CLANCY BRIGGS

Sweating the Sweet Stuff

5 min read
Sweating the Sweet Stuff

Don't Sweat the Sweet Stuff | Stay at Home MumSweating the Sweet Stuff

I have a confession to make. For the last 15 years, I have been having a love affair. A deep, unrequited love affair. He is small and dark and smooth and always wears a smile. He waits for me every day in the same spot, innocently placed in public eye, calling to me to pick him up and take him home, although we rarely ever make it back to my house. No one else can compare, he calms me when I am stressed and soothes me when I am sad. He is my reward when I have been good, and my guilty pleasure when I am feeling bad. His name… is Giant Freddo!

Ask any of my friends, I have always harboured a full dental set of sweet teeth. My day is not complete without chocolate, and I am always to be found baking up a batch of something laden with white sugar, butter and flour. Psychologically, I am severely addicted to sugar. It stems from a childhood of being rewarded with food, with memories of my mother returning from every shopping trip with “treats” of some kind. A trip to the movies is not the ultimate experience without a choc bomb icecream, and a visit to my local IGA is never complete if I do not leave with my subconsciously purchased object of lust!

I know I have a reliance on sugar, but events of late have shown me that this is a real problem. I noticed that my children instinctively know that they need to visit the bottom shelf on checkout #2 and grab a small blue packet with a frog on a skateboard before we leave the IGA. I noticed my jeans and pants have not been sliding up quite as easily, as if my brain sent a message to my arse on my 30th birthday last year to tell me that this daily indulgence could no longer continue!! But the red light moment was yesterday, when my doctor took my blood sugar levels. His facial expression was grim, he did not even tell me the number, and subsequently started to gather together pamphlets on insulin resistance and Type 2 diabetes. “I warned you that this would happen Clancy,” he scolded, “you are literally the tiniest of steps away from having a real problem on your hands.”

It sounds ridiculous, but I’ll be very honest. I felt stupid and sad. I felt loss. I felt panic because I really don’t think I can do what he is proposing. My emotional side is likening it to killing off a part of me, but my logical side is telling me that this about more than the happiness I get from chomping my way through a block of Cadbury Bubbly. I don’t want to be overweight, reliant on injections or strict eating guidelines. I want to be able to drink wine with my friends or eat birthday cake at my children’s birthday parties. But I have to honest with myself, if things continue this way; it will be all completely out of my control. I will have had my chance and chosen to do what my emotional, chocolate-addicted self says it wants, not what my poor sugar overloaded body needs, and the decision will be taken out of my hands.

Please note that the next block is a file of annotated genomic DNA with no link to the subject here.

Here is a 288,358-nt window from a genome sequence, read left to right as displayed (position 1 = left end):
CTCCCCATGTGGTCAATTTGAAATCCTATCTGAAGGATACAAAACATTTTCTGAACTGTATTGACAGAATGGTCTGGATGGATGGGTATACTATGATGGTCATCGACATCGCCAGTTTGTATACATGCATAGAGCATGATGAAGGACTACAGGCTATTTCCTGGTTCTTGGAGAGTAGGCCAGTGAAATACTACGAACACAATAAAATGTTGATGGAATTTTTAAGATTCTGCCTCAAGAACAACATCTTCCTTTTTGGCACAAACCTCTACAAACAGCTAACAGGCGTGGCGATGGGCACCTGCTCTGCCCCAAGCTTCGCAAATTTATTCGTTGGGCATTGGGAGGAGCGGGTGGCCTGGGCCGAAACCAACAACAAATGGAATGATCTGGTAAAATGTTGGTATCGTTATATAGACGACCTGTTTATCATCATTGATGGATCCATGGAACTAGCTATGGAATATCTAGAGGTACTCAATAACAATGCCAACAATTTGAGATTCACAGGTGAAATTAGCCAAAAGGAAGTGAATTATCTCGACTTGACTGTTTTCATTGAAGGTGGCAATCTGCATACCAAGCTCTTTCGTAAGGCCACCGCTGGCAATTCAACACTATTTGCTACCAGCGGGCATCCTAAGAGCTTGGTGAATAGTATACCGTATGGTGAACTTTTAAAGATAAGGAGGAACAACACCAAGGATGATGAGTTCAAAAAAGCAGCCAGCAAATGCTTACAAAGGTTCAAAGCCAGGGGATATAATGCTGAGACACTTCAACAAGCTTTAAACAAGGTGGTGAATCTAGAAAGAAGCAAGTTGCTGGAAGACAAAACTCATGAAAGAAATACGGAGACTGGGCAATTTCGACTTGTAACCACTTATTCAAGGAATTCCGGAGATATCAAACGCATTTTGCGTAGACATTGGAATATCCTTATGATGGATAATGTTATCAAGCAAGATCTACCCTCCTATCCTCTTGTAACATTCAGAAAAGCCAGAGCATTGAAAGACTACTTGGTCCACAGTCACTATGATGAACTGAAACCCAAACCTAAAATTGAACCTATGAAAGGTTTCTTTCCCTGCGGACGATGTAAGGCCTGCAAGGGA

So I’ve been to the supermarket and bought enough fruit and veggies to feed a small country. My car smelt like spinach and strawberries as I drove home, I struggled to find enough room in the fridge for the huge amounts of bok choy, fresh pineapple and watermelon. The doctor has suggested a 7 day cleanse, with all kinds of colourful instructions on how to juice carrot and beetroot and substitute natural sugars so my body wont delve into some kind of sugar withdrawal coma, and strict instructions and a pre-made appointment for a follow up should I make it through the week without killing my husband or asphyxiating myself in a bowl of the forbidden sweet stuff.

So did I make it past checkout #2? I did, but only because I forced myself to go to a different store. In spectacularly Clancy-style fashion however, I couldn’t go past the blocks of Cadbury on special, internally reasoning with myself that tonight is family movie night. Come Monday, I’ll be ready, not so willing, but able to give this go, but, as all good women will tell you, the rules clearly state that when a diet/cleanse/lifestyle change begins on Monday, you’ve got a free run on the naughty stuff til then!!

Clancy Briggs has been “learning on the job” since becoming a Mum 10 years ago. She struggles daily with her role in the home as well as in the world and is a self-proclaimed “sporadically irresponsible” parent! She lives with her 3 gorgeously feral children, her long-suffering husband and their domestic zoo, is seriously addicted to chocolate and the idea that someday she will find her inner enlightenment and everything in her life will run smoothly!

 

 

 

About Author

Jody Allen

Jody is the founder and essence of Stay at Home Mum. An insatiable appetite for reading from a very young age had Jody harbouring dreams of being a pu...Read Moreblished author since primary school. That deep-seeded need to write found its way to the public eye in 2011 with the launch of SAHM. Fast forward 4 years and a few thousand articles Jody has fulfilled her dream of being published in print. With the 2014 launch of Once a Month Cooking and 2015's Live Well on Less, thanks to Penguin Random House, Jody shows no signs of slowing down. The master of true native content, Jody lives and experiences first hand every word of advertorial she pens. Mum to two magnificent boys and wife to her beloved Brendan; Jody's voice is a sure fire winner when you need to talk to Mums. Read Less

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